Once upon a time (but, really, not that long ago), I think I believed I could, if I worked hard enough at it, write a poem, a story, an idea so high and wild that I would never need to write another. To put it less allegorically and less plagiaristically, I think I believed I could craft a text that could compel others to action and, if not action, at least, maybe, it might compel others to like and admire it.
I say, “I think I believed” because I don’t recall ever explicitly thinking, “If I get this sentence just so, then, people will understand, act, and admire.” But, looking back on all of it, it certainly seems like this belief was implicit in my dogged pursuit of an aesthetic and conceptual perfection that was forever just beyond my reach and entirely unseen by everyone else (my Harvey, I suppose). It is as if, it seems to me now, I worked so hard because I thought perfection would give my words and ideas super powers. Otherwise, why bother?
Once articulated, it seems like a rather childish and somewhat spooky hope for a well-read and well-travelled atheist such as myself, but you don’t have to look very far to find this hope in others. For example, the rhetoric of debate is built around the notion that arguments are expected to compel belief by the sheer force of their logic. People’s heads explode online and around the dinner table precisely because they expect others to change their beliefs in the face of arguments that are so obviously correct that any idiot should be able to see it. In fact, and to put too fine point on it, as I so often do, it could be claimed — and, heck, I am going to go right ahead and make the claim — that the hope at the heart of the Reformation, the Enlightenment, Modernism and the entire Western liberal tradition — is the hope that truth, whether accessed through faith or reason, can compel people to change their beliefs and behaviours to align with it.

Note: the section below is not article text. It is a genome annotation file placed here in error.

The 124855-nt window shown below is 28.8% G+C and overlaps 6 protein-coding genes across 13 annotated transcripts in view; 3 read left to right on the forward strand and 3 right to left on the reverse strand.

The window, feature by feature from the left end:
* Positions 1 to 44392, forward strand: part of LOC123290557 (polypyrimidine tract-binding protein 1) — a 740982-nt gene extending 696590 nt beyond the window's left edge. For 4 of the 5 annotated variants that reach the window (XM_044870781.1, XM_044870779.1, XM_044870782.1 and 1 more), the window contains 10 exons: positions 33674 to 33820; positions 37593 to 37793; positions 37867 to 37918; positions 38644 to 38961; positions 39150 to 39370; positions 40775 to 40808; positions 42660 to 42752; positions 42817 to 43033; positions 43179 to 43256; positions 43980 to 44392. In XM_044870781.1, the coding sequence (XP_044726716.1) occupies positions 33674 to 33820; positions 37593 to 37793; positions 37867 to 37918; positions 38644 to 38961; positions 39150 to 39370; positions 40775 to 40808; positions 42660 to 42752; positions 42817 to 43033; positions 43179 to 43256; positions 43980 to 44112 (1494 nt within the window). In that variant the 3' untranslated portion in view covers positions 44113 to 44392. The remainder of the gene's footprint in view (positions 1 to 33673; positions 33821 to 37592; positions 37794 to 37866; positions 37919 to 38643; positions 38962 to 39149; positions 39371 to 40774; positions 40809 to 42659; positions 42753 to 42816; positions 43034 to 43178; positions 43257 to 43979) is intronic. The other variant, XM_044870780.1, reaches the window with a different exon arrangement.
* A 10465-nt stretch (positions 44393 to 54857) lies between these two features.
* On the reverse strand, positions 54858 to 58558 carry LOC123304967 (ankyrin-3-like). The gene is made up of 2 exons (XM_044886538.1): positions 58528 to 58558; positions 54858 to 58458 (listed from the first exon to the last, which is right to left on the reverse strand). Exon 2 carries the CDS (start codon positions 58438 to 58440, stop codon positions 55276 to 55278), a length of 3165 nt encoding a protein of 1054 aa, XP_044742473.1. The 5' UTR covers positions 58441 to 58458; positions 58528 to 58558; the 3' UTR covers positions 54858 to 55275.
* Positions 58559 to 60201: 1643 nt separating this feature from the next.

And that hope, in case you didn’t know, is almost certainly wrong.
There is no property independent of people that can compel people to believe or act any one way or the other. And while there is still much to be learned about brains, beliefs and behaviours, I feel pretty confident in asserting that the key consideration, when it comes to belief formation, is going to be the people with which one identifies. Moreover, the evaluation of beliefs and behaviours will always be done by people. So, even if it turns out that we can sometimes come up with a new idea completely on our own (p.s. it won’t, but let’s pretend), the value of the idea will always be determined by people and is not intrinsic to the idea itself.
So, I suppose this is a very long and unnecessarily elaborate way of saying (as per the uzhe) what most teenagers have probably figured out — that fitting-in, ingratiating oneself to a group (ideally, one that is wealthy, powerful and beautiful) is the only path to success. If you want to be a successful anything (writer, plumber, banker), you need to ingratiate yourself to the people who determine who is or is not x, y, or z and who also determine whether or not people are a success at it. There is no way around it.